If I die tomorrow: 6 ways it would stink and 7 ways I'd live on

stairway to clouds

My husband and I recently had yet another discussion on death and dying, as mid-life, long-married couples are wont to do. (It's not just us, right?) Our conversation led me to consider how it's often said that toward the end of life, many folks lament and regret not having said "I love you" often enough, if at all, to those they love the most.

I don't have that concern. I do tell my loved ones — often! — that I love them, how much they mean to me, how very blessed I am to have them in my life. I'm certain most family and friends have no doubt of my feelings for them.

I do have other concerns, though. In fact, if I were to die tomorrow, I'm concerned about the six particular ways that would stink. On the other hand, I take comfort in knowing there are at least seven ways in which I'd live on.

If I die tomorrow, 6 ways it would stink:

Only one grandchild will remember me. Bubby is old enough that even as an adult, he'll surely carry with him memories of Gramma. Mac and Jak are too young — and additional grandkiddos to come have yet to arrive — so all of them will have no memories, only stories and photos. That would stink.

I've not yet published a book. I've come so darn close to this, my primary professional goal, but it's not happened yet. Dying before it does would stink.

My extended family is still fractured. I tend to think that one day broken hearts and my broken sibling set will mend. "One day" wouldn't matter if tomorrow were the day I die. That stinks regardless.

My readers won't know. No one knows my passwords... or how to post on my blog. All of you would have no idea I'd kicked the bucket. That would stink.*

My adult daughters will need to text or call Jim to let him know they're okay. I hover, I bother, I bug and tell my girls "text me when you get home." Jim often forgets to turn up the sound on his phone — or turn on his phone at all — so he may miss their text or their call. That would stink.

Jim would spend the rest of his life knowing he was wrong. Many of our lengthy death and dying discussions end with Jim stating he will go first. If I die tomorrow, I would be first... and he'd be forever wrong. And sad. And that would stink. (Well, the "sad" part stinks; I kind of relish, though, the idea of going out being right. Yes, Jim, I really do always have to be right.)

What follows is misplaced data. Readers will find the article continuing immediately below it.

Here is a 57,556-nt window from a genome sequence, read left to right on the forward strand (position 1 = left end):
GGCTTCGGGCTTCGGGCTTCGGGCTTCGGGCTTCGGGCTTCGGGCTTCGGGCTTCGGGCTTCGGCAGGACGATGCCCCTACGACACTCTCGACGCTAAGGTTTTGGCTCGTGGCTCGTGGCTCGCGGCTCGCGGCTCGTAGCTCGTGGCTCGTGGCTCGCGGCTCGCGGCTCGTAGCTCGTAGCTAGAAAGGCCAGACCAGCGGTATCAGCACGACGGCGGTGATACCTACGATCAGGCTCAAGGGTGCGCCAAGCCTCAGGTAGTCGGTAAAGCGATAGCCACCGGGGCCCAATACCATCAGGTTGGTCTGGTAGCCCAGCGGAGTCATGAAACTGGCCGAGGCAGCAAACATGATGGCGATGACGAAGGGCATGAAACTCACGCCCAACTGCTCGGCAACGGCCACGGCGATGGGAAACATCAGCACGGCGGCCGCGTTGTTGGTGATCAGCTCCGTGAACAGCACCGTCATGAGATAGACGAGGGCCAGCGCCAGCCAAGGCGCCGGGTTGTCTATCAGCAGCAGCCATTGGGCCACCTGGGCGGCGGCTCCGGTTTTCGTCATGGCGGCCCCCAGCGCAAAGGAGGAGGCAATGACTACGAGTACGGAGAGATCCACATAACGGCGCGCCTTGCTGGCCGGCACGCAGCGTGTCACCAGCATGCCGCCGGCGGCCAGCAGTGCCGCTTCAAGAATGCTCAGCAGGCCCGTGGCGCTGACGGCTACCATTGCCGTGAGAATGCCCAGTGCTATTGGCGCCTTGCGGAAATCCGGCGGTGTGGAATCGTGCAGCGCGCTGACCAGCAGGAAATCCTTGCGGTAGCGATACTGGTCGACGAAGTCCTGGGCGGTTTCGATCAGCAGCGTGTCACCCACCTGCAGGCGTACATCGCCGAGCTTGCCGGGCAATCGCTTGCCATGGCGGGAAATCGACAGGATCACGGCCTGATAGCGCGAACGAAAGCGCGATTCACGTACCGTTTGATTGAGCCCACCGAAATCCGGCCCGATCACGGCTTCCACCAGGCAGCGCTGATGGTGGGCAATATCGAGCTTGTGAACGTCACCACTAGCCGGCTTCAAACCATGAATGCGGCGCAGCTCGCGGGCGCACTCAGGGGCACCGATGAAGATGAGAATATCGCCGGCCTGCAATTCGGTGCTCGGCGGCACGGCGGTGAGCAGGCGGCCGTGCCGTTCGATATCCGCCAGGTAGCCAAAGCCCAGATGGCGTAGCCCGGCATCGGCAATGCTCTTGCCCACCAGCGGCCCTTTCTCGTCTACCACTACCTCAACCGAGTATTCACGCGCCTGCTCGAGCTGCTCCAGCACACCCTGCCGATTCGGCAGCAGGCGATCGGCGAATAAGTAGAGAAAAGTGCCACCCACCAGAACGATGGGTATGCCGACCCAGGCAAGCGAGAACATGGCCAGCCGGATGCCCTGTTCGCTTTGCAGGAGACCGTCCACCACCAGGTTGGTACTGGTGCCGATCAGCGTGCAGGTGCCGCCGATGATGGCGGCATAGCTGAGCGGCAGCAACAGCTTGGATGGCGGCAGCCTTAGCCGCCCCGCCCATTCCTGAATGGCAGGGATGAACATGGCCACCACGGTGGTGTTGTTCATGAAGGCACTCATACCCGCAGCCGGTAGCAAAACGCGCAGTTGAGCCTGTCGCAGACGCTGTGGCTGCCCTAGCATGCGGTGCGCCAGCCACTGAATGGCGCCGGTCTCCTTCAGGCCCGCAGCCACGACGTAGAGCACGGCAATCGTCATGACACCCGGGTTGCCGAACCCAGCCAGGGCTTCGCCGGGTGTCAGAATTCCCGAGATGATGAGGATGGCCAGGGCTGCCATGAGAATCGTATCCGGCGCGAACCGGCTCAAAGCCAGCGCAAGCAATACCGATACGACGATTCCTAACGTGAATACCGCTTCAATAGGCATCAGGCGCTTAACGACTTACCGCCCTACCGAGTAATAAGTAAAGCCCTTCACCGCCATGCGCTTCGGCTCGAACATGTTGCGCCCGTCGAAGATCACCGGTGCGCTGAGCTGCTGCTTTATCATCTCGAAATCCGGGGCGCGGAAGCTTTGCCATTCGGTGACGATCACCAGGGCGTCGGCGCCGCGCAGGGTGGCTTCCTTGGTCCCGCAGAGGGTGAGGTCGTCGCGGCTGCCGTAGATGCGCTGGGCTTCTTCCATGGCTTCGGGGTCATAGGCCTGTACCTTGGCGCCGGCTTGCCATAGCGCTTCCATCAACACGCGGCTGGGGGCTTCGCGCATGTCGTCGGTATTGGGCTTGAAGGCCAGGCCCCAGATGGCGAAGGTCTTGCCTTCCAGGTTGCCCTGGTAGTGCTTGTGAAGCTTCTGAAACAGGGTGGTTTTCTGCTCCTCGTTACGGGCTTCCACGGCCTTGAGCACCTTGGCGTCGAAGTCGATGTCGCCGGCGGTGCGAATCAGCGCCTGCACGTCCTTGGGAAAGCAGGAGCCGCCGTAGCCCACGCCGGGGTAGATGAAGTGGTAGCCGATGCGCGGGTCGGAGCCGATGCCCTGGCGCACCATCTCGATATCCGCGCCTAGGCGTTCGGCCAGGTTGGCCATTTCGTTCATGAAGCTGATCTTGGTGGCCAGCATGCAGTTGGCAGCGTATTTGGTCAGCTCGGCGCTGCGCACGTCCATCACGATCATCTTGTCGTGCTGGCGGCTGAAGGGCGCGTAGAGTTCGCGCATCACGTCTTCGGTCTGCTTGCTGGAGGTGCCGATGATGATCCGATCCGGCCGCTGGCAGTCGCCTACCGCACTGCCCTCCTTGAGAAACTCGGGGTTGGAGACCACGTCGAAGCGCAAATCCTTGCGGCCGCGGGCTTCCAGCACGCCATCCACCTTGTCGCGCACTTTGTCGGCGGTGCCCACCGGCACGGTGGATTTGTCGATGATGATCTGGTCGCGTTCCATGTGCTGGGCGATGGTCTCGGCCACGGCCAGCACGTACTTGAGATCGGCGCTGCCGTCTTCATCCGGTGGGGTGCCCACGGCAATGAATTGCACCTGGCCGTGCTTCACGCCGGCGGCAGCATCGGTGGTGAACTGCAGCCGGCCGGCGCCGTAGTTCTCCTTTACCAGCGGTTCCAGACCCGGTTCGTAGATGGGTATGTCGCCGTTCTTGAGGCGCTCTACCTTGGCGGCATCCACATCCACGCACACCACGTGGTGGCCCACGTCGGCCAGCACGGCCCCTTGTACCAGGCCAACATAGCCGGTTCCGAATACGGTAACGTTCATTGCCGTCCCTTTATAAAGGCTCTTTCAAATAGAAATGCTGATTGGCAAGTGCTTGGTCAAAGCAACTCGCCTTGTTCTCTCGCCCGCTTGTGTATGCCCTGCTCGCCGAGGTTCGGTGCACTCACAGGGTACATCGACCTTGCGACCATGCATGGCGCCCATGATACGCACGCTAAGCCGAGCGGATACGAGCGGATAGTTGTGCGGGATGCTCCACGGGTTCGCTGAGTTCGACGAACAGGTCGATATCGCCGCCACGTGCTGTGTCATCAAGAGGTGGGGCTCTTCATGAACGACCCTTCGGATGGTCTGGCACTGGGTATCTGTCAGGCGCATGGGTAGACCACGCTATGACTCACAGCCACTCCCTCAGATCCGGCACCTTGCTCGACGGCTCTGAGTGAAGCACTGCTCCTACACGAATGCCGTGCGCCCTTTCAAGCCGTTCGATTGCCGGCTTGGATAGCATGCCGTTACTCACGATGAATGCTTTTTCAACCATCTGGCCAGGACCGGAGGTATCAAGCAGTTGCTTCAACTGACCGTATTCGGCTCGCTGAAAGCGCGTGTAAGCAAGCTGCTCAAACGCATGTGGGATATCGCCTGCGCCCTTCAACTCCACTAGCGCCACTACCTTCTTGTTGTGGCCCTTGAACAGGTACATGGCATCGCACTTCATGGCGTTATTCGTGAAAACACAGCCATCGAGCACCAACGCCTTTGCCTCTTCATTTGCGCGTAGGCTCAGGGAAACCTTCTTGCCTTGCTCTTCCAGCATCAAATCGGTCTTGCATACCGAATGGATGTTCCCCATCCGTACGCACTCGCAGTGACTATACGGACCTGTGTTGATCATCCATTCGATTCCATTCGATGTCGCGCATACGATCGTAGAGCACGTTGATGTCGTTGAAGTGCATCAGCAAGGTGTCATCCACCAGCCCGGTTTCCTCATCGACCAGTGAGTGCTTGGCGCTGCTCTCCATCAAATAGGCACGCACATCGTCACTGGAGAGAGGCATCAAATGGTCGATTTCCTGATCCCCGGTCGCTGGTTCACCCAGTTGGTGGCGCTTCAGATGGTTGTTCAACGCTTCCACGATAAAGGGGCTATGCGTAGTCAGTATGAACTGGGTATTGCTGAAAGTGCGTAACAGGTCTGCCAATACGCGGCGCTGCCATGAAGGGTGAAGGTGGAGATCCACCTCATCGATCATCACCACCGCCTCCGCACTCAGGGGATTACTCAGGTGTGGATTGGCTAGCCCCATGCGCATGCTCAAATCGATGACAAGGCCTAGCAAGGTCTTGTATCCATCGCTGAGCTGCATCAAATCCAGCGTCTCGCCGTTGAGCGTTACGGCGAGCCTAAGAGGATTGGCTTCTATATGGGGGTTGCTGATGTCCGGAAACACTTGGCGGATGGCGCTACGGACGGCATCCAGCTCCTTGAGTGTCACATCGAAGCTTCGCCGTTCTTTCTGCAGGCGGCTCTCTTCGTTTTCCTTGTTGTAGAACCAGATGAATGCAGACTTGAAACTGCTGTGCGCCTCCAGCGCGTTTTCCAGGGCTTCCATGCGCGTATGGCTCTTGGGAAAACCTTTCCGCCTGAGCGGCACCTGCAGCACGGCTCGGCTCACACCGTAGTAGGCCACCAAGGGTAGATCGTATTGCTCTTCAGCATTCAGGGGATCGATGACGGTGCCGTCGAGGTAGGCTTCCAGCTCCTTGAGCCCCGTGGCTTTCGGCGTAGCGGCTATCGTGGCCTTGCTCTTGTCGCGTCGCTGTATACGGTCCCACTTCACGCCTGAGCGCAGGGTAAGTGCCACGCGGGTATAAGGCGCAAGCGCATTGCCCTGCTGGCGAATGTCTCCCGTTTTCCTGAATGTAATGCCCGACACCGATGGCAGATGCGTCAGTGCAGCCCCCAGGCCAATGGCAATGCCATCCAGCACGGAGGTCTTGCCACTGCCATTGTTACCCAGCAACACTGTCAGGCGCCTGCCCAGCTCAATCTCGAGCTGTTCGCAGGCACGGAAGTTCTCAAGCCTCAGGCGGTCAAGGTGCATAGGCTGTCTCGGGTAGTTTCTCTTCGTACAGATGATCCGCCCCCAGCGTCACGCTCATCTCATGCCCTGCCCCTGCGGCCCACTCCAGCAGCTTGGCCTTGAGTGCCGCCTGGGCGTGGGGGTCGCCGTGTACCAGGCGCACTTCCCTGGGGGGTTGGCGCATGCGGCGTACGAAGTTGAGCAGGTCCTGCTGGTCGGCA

But, there's hope!

If I die tomorrow, 7 ways I'd live on:

The trees are already planted. I often hear of folks honoring a  deceased loved one by planting a tree in memoriam. I planted seven little trees this past summer, courtesy 10 from The Arbor Day Foundation (yeah, three died). As long as someone waters them, the little guys should live on — in memory of me.

The ripples continue. I've spent my life making ripples. With my family, my friends, my readers, sometimes even strangers. I have faith the ripples will continue. That I will continue. 

Verklempt. That word, when heard by my daughters and husband, will remind them of me. For that's what I am far too often, much to their chagrin. If I die tomorrow, though, I think the word will make them chuckle and think of me going forward.

Piles o' pictures. I have a gazillion photos. More than a few feature me, more than enough for dividing between my family members. If they know the password to my computer so they can get the digital ones. (Okay... just kiddin' guys. There's no password; have at it!)

Pieces of me. Like it or not, my daughters possess pieces of me. In their appearance, their hearts, their character. For a couple, it's the eyes. Or the smile. Or the love of mashed potatoes, movies, salt, sad songs, snow cream, pansies, autumn, birds — in the sky, not the home — books, funky socks and cozy jammies. Those pieces of me will live on. Along with many others. All in my daughters. (Except the salt, girls... really, you should lay off it.)

Birthday cake for Jim. I've made Jim the same birthday cake for, geez, more than 20 years, at least. At his request. He can still have it if I'm gone — as long as our daughters take turns making it for him, according to this recipe right here. (You could also surprise him with his fave cookies now and then, too, girls; the recipe is right here.)

What's on the internet lives forever. We've all heard it: Nothing dies on the internet. Once you post something online — no matter how clever and creative you might be in deleting — it remains. Somehow. Somewhere. Meaning Grandma's Briefs will live on.

And so will I.

*Quick fix for this one: I've been pretty regular in posting during the past five years. If I suddenly miss a Monday-Thursday or Saturday, you can pretty much figure I'm gone.

Today's question:

When did you last tell a loved one, "I love you?"